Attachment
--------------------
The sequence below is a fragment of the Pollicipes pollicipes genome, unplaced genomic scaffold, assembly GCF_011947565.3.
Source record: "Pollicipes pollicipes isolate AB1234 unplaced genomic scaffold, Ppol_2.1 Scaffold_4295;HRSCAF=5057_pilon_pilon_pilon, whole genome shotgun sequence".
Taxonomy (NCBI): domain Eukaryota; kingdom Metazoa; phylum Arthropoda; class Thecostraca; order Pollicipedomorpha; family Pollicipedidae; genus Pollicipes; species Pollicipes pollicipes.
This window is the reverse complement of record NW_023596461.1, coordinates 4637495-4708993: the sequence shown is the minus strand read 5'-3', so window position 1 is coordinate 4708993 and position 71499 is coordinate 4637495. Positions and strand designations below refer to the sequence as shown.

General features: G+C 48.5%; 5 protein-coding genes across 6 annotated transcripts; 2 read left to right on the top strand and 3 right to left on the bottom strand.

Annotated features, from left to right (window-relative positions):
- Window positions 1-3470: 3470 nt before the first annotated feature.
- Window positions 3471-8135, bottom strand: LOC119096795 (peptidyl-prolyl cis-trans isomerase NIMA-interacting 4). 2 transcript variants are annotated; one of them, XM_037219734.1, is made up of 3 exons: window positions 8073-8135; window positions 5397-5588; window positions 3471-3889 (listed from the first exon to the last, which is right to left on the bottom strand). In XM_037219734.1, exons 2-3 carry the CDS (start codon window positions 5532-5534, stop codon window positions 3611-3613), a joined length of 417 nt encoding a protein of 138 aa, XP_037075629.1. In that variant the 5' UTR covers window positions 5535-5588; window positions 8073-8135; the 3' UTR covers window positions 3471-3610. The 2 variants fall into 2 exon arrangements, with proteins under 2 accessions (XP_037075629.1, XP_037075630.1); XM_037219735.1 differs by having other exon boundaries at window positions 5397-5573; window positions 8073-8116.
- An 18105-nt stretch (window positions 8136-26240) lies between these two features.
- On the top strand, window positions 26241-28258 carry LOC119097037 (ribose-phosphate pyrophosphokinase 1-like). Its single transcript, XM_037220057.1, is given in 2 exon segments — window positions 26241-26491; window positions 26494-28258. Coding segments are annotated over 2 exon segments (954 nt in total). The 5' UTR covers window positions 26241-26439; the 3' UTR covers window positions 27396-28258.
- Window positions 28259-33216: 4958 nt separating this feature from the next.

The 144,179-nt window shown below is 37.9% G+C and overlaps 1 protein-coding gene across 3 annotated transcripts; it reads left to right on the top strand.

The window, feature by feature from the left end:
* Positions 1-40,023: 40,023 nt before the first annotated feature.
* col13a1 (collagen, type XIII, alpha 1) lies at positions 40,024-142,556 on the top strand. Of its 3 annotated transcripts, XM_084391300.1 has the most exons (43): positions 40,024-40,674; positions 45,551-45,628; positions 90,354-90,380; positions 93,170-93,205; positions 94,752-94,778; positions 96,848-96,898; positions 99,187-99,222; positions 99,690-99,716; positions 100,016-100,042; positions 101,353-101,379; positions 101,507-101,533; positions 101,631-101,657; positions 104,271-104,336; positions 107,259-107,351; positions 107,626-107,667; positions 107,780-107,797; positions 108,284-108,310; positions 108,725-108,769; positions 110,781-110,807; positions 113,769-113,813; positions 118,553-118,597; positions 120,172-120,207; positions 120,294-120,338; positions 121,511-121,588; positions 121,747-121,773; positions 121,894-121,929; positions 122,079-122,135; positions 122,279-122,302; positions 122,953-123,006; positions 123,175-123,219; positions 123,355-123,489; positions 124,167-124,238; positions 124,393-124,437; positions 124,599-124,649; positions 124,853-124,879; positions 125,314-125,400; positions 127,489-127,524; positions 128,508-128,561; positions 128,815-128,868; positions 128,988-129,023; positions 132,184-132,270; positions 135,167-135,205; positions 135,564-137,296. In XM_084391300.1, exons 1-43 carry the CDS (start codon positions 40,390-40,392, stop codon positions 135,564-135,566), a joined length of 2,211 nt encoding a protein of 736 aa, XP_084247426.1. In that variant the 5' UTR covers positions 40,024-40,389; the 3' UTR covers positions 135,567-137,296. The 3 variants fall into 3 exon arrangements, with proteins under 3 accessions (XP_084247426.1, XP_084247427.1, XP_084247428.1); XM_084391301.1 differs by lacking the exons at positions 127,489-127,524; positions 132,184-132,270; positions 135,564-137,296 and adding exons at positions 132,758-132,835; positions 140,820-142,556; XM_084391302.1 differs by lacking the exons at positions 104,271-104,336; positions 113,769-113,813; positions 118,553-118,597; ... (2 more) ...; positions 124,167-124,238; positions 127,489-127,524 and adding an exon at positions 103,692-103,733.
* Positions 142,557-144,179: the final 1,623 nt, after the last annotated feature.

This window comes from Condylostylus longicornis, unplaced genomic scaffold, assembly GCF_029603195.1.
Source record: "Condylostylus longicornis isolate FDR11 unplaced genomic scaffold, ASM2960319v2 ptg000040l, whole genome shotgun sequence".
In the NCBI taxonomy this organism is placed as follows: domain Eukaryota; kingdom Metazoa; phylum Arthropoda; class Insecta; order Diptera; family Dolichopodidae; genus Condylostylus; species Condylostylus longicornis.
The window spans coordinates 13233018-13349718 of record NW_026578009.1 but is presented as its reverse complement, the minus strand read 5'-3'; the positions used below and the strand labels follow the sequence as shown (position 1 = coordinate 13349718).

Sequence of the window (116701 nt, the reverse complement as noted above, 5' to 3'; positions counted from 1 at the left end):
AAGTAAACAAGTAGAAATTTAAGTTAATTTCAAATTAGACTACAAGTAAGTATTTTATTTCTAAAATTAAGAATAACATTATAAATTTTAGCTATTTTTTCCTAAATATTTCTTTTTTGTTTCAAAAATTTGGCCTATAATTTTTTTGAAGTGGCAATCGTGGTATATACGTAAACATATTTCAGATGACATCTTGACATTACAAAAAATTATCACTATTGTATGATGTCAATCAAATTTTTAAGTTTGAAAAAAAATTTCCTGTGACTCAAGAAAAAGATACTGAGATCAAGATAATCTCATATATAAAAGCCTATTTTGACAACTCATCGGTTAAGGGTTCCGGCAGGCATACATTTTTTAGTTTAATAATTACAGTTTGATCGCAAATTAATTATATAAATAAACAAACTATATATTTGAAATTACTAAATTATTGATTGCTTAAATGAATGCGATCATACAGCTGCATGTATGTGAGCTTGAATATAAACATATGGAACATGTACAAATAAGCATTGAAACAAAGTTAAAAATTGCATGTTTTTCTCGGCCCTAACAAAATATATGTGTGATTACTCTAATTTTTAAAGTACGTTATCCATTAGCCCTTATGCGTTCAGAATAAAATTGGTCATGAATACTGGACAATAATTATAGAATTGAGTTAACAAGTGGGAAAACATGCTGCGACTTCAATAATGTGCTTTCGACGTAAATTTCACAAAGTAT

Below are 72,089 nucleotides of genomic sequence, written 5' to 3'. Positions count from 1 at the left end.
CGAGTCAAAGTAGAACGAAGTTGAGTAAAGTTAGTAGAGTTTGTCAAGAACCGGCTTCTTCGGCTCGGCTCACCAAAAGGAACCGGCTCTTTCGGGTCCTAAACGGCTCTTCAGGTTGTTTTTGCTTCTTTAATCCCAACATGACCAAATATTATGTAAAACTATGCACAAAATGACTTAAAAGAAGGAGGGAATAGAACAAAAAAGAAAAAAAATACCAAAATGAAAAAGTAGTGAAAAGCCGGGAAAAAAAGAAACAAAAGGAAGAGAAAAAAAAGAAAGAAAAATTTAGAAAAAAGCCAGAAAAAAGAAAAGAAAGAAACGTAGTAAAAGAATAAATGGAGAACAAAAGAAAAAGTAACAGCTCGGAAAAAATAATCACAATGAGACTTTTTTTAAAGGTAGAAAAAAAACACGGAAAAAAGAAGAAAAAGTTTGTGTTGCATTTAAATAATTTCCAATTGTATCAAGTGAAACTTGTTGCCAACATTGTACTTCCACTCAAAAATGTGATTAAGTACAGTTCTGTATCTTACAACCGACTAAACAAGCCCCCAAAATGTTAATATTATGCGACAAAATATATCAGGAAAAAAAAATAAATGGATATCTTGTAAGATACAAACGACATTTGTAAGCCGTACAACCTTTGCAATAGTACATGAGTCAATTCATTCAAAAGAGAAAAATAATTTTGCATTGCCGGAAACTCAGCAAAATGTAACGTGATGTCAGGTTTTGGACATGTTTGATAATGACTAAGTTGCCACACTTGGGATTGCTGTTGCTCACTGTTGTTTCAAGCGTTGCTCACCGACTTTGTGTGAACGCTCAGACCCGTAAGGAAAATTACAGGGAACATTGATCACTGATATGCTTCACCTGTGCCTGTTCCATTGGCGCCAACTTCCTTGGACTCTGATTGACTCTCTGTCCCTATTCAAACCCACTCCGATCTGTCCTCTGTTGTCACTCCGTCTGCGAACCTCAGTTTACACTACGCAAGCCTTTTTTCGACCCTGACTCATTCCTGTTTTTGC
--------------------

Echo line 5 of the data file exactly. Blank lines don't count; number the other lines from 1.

General features: G+C 48.5%; 5 protein-coding genes across 6 annotated transcripts; 2 read left to right on the top strand and 3 right to left on the bottom strand.